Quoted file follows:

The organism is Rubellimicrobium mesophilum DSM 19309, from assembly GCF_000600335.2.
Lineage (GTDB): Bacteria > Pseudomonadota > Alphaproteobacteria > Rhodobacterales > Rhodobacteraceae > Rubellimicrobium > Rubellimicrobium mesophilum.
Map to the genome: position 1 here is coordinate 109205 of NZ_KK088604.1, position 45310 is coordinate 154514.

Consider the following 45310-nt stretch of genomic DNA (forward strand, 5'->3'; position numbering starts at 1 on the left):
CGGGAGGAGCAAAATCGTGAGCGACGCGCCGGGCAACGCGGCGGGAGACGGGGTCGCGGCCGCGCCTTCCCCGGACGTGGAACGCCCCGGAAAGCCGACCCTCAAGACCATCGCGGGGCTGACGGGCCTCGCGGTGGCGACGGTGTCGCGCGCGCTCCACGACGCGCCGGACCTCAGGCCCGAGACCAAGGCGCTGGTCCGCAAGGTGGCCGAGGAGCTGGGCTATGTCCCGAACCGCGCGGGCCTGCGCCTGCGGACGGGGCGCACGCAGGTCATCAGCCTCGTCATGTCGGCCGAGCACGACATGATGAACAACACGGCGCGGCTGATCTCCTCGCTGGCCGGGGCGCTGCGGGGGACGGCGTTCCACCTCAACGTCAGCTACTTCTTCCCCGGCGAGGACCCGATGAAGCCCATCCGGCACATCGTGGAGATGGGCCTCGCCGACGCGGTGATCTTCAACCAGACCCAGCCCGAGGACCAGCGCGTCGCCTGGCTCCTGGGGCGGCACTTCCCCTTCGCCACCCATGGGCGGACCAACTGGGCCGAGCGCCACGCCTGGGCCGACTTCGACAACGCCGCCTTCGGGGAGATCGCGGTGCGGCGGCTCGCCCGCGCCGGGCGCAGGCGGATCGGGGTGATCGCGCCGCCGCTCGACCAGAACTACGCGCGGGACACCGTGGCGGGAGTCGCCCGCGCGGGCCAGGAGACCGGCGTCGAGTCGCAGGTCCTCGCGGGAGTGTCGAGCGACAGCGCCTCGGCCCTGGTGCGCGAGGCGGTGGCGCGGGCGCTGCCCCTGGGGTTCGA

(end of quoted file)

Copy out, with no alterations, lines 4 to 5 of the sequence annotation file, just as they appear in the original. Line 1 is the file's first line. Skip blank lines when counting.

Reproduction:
Consider the following 45310-nt stretch of genomic DNA (forward strand, 5'->3'; position numbering starts at 1 on the left):
CGGGAGGAGCAAAATCGTGAGCGACGCGCCGGGCAACGCGGCGGGAGACGGGGTCGCGGCCGCGCCTTCCCCGGACGTGGAACGCCCCGGAAAGCCGACCCTCAAGACCATCGCGGGGCTGACGGGCCTCGCGGTGGCGACGGTGTCGCGCGCGCTCCACGACGCGCCGGACCTCAGGCCCGAGACCAAGGCGCTGGTCCGCAAGGTGGCCGAGGAGCTGGGCTATGTCCCGAACCGCGCGGGCCTGCGCCTGCGGACGGGGCGCACGCAGGTCATCAGCCTCGTCATGTCGGCCGAGCACGACATGATGAACAACACGGCGCGGCTGATCTCCTCGCTGGCCGGGGCGCTGCGGGGGACGGCGTTCCACCTCAACGTCAGCTACTTCTTCCCCGGCGAGGACCCGATGAAGCCCATCCGGCACATCGTGGAGATGGGCCTCGCCGACGCGGTGATCTTCAACCAGACCCAGCCCGAGGACCAGCGCGTCGCCTGGCTCCTGGGGCGGCACTTCCCCTTCGCCACCCATGGGCGGACCAACTGGGCCGAGCGCCACGCCTGGGCCGACTTCGACAACGCCGCCTTCGGGGAGATCGCGGTGCGGCGGCTCGCCCGCGCCGGGCGCAGGCGGATCGGGGTGATCGCGCCGCCGCTCGACCAGAACTACGCGCGGGACACCGTGGCGGGAGTCGCCCGCGCGGGCCAGGAGACCGGCGTCGAGTCGCAGGTCCTCGCGGGAGTGTCGAGCGACAGCGCCTCGGCCCTGGTGCGCGAGGCGGTGGCGCGGGCGCTGCCCCTGGGGTTCGA